Hypoglycaemia occurs when glucose concentration falls below the normal fasting glucose level. Generally, this is defined as blood glucose levels below 3.3 mmol/L.

Episodes of hypoglycaemia are more common in patients with diabetes due to the variable response of blood glucose levels to their medications. However, hypoglycaemia may present for other reasons.


  • Incidence: 250.00 cases per 100,000 person-years
  • Peak incidence: 30-40 years
  • Sex ratio: 1:1
<1 1-5 6+ 16+ 30+ 40+ 50+ 60+ 70+ 80+


Hypoglycaemia is most often associated with diabetes and is frequently a multi-factorial presentation.

  • One study found that at least one episode of hypoglycaemia occurred in 90% of type I and 60% of type II diabetics who injected insulin over a 4 week period.
  • Excess levels of insulin causes hypoglycaemia. Most commonly this is from exogenous, injectable insulin used in the management of type I or type II diabetes mellitus. Levels of insulin may be higher than necessary if the patient has taken too much insulin, or has used the same amount of insulin whilst not eating enough or skipping a meal or snack.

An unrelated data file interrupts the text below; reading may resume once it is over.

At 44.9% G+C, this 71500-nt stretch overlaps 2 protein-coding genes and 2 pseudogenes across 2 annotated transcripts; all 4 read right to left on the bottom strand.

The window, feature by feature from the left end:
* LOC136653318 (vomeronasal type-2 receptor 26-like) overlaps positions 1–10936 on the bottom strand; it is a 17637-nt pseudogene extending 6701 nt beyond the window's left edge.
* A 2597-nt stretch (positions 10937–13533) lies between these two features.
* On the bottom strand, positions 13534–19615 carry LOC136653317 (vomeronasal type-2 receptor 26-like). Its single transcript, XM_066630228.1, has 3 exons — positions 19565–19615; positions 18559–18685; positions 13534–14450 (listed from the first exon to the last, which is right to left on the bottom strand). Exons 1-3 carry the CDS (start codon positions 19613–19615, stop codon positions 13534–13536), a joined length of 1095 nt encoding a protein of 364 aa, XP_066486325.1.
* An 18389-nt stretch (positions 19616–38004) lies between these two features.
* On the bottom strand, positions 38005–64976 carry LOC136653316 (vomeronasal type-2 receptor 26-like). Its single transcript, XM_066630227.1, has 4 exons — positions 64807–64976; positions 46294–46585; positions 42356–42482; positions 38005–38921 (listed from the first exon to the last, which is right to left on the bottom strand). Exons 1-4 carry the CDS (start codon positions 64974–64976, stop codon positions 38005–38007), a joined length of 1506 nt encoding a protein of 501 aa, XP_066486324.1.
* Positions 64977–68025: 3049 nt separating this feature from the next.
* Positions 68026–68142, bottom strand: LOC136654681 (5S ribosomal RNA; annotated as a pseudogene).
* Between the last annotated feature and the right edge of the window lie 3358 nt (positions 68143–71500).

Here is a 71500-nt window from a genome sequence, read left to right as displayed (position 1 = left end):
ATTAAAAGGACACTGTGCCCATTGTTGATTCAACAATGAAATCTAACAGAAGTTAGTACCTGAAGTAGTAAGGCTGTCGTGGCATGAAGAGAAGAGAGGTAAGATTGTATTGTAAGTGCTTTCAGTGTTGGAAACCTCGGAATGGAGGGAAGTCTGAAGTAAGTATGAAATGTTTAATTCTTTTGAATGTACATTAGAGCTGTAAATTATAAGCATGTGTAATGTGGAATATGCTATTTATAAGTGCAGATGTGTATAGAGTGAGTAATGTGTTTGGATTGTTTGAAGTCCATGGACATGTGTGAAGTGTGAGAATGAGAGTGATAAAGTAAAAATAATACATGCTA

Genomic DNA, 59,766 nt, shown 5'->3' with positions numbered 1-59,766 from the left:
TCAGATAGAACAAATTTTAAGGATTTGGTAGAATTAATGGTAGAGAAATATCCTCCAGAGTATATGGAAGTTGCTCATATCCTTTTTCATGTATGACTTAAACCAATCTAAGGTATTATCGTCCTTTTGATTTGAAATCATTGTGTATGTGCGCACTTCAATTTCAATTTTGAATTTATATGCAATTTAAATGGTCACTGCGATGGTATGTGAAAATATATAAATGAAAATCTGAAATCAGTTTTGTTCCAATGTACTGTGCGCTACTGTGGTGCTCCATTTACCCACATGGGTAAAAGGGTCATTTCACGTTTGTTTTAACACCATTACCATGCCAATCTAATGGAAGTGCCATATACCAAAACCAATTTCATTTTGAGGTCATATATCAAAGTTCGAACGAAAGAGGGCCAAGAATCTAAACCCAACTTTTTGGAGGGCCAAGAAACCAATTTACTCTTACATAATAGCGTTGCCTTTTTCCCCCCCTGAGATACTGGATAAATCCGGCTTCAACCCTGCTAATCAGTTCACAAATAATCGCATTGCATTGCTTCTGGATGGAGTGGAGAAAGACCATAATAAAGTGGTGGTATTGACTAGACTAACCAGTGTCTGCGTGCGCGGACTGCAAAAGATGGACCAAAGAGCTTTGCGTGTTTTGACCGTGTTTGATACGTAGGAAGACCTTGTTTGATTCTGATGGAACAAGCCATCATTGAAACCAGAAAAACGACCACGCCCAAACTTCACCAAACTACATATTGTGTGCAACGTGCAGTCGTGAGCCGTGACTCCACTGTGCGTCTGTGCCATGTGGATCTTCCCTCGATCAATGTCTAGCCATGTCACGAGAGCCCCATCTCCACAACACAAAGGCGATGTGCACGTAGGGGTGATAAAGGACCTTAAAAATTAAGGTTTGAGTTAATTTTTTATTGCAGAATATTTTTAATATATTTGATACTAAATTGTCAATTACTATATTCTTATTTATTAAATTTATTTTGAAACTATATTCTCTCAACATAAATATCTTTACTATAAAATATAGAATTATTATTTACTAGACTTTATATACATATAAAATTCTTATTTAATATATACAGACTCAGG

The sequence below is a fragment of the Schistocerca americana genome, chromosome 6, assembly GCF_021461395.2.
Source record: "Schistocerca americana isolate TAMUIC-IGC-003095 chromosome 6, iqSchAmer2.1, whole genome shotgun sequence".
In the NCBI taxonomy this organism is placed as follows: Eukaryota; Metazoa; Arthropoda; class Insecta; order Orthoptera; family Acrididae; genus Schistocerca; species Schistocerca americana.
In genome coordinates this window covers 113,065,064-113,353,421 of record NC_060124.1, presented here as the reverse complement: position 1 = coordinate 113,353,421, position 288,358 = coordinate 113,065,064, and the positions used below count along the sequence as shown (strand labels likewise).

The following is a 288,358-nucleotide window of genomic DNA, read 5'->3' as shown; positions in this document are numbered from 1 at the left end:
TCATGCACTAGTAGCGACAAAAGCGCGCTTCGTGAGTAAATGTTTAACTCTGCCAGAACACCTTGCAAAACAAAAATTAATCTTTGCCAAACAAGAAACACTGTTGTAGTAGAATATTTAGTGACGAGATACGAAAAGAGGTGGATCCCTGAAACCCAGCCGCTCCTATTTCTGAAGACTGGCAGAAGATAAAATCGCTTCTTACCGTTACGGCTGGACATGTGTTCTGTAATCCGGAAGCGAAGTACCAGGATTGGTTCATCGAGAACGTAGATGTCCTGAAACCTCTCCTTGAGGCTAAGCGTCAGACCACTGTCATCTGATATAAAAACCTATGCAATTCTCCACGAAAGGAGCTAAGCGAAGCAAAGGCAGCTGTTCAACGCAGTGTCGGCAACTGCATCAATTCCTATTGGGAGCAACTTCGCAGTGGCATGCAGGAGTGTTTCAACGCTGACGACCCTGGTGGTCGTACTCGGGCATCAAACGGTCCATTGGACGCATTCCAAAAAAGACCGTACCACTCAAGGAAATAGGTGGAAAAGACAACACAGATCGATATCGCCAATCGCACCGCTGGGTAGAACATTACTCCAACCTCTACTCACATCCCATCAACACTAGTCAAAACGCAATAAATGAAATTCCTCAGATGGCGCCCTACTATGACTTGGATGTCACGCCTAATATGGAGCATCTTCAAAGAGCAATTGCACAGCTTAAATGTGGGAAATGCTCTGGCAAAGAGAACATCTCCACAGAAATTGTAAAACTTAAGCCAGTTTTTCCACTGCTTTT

• Sulfonylureas (e.g. gliclazide) act by increasing the secretion of insulin from β-cells. Hypoglycaemia is a common adverse effect, especially when starting this medication or increasing dose.
  • Hypoglycaemia is more likely to occur in diabetics who have a viral illness, have drunk alcohol, exercised more than usual or have just started or changed dosage of a new medication.

Non-diabetic causes:
  • Iatrogenic: indomethacin, pentamidine, quinine, sulfonamide, IGF-1 and lithium.
  • Alcohol consumption is the most common non-iatrogenic cause of hypoglycaemia. This is due to its inhibitory effect on gluconeogenesis and glycogenolysis.

Rarer causes:
  • Hypopituitarism and Addison's disease: both of these rare conditions cause a reduced physiological response to hypoglycaemia as there is reduced secretion of growth hormone from the pituitary in hypopituitarism, and adrenaline and cortisol from the adrenals in Addison's disease.